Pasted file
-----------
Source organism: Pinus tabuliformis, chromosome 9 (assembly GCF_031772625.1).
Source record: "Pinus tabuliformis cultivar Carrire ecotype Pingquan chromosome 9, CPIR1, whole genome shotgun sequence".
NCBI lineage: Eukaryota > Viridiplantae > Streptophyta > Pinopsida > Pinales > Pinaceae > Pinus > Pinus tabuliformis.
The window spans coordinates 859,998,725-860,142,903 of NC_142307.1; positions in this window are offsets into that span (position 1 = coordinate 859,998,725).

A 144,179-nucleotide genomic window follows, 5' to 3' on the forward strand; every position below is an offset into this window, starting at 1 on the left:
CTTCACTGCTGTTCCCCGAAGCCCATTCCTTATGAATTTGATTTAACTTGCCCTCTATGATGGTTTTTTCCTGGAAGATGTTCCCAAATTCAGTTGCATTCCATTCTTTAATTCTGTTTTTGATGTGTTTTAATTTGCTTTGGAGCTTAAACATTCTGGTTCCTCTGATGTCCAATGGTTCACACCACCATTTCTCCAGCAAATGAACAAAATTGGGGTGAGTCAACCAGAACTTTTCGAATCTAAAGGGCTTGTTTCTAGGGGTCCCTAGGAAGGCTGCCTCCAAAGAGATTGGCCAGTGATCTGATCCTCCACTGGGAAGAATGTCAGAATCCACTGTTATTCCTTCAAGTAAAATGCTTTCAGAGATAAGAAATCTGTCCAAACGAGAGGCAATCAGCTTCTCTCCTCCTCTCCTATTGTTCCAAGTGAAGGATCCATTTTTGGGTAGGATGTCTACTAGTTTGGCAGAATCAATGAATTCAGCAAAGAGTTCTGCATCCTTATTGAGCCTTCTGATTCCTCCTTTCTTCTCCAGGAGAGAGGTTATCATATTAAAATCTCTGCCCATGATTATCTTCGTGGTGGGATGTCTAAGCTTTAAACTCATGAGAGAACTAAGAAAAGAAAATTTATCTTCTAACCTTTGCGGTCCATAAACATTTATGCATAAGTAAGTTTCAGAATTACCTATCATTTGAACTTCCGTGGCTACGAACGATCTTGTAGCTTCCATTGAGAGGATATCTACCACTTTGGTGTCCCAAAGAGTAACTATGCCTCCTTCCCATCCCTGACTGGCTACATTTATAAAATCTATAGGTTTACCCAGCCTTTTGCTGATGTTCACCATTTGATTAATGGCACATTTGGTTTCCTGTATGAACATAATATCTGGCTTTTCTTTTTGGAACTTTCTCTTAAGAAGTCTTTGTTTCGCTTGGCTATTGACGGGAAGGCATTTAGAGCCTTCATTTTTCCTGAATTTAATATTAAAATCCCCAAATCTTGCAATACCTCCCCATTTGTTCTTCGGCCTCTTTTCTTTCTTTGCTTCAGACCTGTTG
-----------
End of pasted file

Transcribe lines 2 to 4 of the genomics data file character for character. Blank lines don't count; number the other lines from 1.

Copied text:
Source record: "Pinus tabuliformis cultivar Carrire ecotype Pingquan chromosome 9, CPIR1, whole genome shotgun sequence".
NCBI lineage: Eukaryota > Viridiplantae > Streptophyta > Pinopsida > Pinales > Pinaceae > Pinus > Pinus tabuliformis.
The window spans coordinates 859,998,725-860,142,903 of NC_142307.1; positions in this window are offsets into that span (position 1 = coordinate 859,998,725).